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Vance Paton Attorney Corpus Christi – This publication contains a complete and official list of foreign consular posts and recognized consular officials in the United States. Compiled by the U.S. Department of State in full cooperation with foreign missions in Washington, D.C., it is offered for the convenience of organizations and individuals dealing with consular representatives of foreign governments. It has been developed with special attention to the requirements of government bodies, public tax officials, international trade organizations, chambers of commerce and judicial bodies, who constantly need convenient access to this type of information. Trade with other regions of the world is becoming an increasingly important element of the United States economy. This important trade mechanism is complicated by numerous restrictions, licensing requirements, quotas, and other measures adopted by individual countries. As both trade and travel regulations are the specific province of the consular services of participating countries, reliable information on entry requirements, cargoes, transportation details and, in many cases, recommendations on needs and consumers may be available. preferences. available at foreign consulates in the United States.

Note: Changes happen every day. The status of individuals listed in this publication should be verified with the Records Office. Immunity of consular officials

Vance Paton Attorney Corpus Christi

Vance Paton Attorney Corpus Christi

Consular officials are accorded appropriate privileges, rights and immunities in accordance with international and domestic law. These foreign officials should be treated with the courtesy and respect appropriate to their position. At the same time, it is a well-established principle of international law that, without prejudice to their privileges and immunities, all persons enjoying such privileges and immunities are bound to respect local laws and regulations. Unless otherwise provided by specific bilateral treaties, they enjoy the limited immunity described in the Vienna Convention on Consular Relations (VCCR), which contains the applicable rules of international law on the rights, privileges and immunities of consular personnel. In addition, recognized consular officials who are also accredited as diplomatic agents for certain diplomatic missions enjoy full immunity under the provisions of the Vienna Convention on Diplomatic Communications (VCDR).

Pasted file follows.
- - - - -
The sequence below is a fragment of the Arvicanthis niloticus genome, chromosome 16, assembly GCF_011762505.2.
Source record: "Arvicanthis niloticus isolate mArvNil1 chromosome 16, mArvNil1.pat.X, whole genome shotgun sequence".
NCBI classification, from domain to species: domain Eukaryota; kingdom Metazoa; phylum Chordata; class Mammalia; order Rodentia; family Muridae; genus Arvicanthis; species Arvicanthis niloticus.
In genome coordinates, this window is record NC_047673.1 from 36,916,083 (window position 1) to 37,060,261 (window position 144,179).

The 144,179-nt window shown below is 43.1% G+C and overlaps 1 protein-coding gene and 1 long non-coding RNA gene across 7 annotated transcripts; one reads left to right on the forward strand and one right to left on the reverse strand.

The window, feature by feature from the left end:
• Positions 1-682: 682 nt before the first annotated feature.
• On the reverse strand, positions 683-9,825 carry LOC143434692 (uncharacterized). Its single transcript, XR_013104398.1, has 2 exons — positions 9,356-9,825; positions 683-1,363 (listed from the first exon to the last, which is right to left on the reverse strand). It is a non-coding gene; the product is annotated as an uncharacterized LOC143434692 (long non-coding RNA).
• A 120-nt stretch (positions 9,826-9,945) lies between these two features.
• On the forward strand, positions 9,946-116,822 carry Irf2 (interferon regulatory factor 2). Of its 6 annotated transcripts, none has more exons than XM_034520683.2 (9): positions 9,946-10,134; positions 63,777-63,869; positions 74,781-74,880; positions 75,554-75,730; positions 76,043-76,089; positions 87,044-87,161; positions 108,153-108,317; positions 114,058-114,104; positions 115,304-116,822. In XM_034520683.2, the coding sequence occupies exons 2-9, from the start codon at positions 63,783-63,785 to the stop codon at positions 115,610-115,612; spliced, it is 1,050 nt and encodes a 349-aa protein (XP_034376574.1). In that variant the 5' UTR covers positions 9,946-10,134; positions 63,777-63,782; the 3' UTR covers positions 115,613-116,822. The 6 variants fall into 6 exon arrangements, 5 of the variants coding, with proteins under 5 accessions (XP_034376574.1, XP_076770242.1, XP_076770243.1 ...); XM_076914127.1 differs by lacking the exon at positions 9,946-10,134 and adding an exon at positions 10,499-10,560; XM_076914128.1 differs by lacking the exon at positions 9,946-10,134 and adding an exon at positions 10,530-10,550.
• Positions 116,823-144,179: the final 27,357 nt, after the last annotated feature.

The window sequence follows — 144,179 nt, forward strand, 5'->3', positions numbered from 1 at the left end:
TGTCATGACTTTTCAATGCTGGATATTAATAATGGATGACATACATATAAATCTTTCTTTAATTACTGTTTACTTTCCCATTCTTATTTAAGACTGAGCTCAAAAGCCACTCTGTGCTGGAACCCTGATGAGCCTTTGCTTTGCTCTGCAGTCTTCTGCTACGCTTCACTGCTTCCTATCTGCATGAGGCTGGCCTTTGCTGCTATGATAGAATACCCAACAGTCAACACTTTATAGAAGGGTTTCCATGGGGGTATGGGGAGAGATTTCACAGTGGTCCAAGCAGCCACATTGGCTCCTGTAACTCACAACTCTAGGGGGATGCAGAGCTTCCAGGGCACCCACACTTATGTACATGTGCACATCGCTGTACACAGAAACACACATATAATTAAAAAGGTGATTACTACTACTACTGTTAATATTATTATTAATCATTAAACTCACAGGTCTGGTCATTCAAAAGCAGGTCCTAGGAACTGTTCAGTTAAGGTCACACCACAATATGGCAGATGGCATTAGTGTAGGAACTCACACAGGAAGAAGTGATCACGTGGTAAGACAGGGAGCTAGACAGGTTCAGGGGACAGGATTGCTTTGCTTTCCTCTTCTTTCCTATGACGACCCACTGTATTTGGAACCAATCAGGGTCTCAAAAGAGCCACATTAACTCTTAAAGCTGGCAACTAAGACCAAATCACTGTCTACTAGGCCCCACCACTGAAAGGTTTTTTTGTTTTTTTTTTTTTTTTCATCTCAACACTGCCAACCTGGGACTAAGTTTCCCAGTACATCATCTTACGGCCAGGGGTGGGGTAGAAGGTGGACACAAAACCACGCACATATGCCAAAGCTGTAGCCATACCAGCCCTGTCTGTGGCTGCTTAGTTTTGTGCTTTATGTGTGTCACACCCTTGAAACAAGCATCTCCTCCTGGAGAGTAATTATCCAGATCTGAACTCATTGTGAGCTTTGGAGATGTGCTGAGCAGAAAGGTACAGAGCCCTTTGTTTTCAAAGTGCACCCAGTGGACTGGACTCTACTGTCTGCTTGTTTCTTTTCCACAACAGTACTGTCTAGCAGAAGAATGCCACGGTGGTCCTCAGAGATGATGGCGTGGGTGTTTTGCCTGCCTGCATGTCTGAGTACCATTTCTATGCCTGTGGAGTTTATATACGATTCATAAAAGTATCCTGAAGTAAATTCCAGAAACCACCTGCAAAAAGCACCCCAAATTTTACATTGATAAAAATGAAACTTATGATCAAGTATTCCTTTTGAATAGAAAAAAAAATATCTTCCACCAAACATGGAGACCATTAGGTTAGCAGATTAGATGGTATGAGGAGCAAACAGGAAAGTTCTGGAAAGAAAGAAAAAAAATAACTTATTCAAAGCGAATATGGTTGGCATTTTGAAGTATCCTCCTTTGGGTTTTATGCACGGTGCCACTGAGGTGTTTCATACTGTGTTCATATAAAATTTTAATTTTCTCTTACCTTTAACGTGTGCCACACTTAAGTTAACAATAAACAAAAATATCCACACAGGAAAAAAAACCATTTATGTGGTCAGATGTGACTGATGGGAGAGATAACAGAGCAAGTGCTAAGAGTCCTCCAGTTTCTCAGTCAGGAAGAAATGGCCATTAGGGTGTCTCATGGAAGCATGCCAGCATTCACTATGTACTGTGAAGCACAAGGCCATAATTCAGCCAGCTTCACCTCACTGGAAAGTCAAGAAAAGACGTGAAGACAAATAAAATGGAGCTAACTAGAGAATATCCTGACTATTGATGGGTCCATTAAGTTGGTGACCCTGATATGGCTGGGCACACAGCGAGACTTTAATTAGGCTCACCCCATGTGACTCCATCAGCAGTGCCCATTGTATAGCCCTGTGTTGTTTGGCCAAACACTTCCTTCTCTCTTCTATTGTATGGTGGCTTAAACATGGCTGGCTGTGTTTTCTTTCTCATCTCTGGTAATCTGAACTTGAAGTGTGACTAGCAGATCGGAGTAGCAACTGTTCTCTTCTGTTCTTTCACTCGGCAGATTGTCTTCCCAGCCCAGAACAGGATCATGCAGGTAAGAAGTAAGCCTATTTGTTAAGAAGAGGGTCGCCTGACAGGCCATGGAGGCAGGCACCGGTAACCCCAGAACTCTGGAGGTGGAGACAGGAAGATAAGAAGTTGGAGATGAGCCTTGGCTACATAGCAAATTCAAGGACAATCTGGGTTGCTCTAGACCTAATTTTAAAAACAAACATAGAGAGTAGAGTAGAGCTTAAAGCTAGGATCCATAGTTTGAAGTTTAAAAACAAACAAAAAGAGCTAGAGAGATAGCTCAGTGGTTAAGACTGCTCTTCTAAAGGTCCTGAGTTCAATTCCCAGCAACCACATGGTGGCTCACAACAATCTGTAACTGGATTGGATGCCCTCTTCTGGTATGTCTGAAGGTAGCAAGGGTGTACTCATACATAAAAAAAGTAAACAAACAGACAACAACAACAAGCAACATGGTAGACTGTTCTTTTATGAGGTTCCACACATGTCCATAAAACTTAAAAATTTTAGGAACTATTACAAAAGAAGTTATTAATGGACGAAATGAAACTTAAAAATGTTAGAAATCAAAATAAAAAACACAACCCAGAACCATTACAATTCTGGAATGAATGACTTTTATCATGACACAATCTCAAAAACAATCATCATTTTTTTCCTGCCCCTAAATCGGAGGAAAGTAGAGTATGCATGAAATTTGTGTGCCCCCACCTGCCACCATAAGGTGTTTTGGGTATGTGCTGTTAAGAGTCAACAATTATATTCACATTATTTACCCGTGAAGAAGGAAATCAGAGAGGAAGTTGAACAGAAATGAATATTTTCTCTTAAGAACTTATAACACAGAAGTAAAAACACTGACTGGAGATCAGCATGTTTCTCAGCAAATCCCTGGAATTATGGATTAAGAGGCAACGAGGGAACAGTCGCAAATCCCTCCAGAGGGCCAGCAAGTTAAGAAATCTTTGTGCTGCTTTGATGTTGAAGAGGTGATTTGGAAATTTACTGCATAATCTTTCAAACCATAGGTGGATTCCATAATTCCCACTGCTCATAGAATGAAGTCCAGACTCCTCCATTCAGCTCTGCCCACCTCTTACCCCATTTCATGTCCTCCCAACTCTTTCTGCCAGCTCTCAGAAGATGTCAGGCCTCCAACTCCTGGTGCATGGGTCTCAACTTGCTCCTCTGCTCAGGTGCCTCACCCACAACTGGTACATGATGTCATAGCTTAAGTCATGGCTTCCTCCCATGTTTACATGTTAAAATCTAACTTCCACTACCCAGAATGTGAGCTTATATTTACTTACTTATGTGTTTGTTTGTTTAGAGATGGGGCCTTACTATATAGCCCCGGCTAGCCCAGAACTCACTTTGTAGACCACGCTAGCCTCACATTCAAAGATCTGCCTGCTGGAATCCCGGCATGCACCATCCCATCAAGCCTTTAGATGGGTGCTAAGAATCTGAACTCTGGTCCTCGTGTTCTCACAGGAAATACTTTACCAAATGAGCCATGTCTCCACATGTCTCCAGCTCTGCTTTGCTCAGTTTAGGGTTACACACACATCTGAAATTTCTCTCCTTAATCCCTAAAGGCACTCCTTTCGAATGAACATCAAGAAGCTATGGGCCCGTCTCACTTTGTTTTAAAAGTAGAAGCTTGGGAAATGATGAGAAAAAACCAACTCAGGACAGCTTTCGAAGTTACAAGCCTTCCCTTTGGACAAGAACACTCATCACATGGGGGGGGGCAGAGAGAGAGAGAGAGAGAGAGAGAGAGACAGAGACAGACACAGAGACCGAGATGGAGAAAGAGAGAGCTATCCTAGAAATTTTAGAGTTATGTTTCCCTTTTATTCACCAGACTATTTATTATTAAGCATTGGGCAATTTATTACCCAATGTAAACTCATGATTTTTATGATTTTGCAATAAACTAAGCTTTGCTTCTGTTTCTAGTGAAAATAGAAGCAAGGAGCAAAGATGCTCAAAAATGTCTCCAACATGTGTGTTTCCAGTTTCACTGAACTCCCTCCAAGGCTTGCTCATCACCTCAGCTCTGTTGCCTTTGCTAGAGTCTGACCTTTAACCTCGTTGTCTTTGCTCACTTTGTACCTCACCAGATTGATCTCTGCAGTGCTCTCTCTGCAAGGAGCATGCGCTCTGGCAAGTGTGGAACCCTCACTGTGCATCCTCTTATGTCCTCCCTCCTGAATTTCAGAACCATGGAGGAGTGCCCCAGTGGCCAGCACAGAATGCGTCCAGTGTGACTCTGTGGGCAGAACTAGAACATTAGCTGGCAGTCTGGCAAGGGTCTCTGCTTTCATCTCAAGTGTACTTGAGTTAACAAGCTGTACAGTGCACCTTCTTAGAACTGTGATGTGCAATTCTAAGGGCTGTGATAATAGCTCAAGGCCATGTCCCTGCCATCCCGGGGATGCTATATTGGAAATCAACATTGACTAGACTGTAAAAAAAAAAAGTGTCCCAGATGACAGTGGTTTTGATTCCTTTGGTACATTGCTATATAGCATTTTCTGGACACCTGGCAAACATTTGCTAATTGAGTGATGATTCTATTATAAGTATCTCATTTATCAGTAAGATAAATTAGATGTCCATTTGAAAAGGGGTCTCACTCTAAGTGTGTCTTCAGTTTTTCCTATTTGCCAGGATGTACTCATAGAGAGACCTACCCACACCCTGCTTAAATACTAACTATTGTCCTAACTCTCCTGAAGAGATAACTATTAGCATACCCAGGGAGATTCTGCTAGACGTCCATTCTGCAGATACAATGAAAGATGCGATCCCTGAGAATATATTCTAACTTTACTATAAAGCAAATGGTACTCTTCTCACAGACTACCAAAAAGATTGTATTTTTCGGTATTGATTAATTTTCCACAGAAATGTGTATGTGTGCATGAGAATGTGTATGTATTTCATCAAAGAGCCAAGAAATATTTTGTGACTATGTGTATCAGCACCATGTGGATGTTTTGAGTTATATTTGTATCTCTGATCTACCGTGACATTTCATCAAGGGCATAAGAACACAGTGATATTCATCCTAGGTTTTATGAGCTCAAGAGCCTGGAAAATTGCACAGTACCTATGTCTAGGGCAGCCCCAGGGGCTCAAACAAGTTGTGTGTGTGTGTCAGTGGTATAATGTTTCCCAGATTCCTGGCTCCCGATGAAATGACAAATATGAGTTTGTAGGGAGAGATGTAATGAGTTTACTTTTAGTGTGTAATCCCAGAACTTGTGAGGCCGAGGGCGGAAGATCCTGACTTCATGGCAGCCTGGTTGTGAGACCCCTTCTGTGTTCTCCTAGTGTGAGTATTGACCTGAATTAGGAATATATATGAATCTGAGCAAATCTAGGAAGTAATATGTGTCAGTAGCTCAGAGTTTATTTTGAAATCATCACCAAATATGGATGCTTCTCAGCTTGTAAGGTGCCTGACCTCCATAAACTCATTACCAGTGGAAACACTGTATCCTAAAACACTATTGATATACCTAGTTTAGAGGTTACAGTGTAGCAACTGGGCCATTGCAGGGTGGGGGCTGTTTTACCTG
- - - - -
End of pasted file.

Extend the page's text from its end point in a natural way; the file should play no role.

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Article 43 of the VCCR provides that the immunity to which consular officers are entitled applies only to acts arising from the exercise of their consular functions. This limited form of immunity, commonly referred to as “official immunity” or “functional immunity,” must be asserted in court as an affirmative defense and is subject to court order. It should be noted that civil claims relating to private contracts and damages resulting from accidents involving automobiles, ships or aircraft are specifically excluded from “official immunity” claims, as are those based on private contracts. Although career consular officers enjoy only limited immunity from jurisdiction, Article 41 of the ICCPR guarantees them personal immunity. Therefore, such persons cannot be arrested or detained pending trial, except in cases of serious crimes and based on the decision of a competent judicial authority. Career consular officers can be identified by credentials issued by the US Department of State, which bear its seal, the officer’s name, and rank.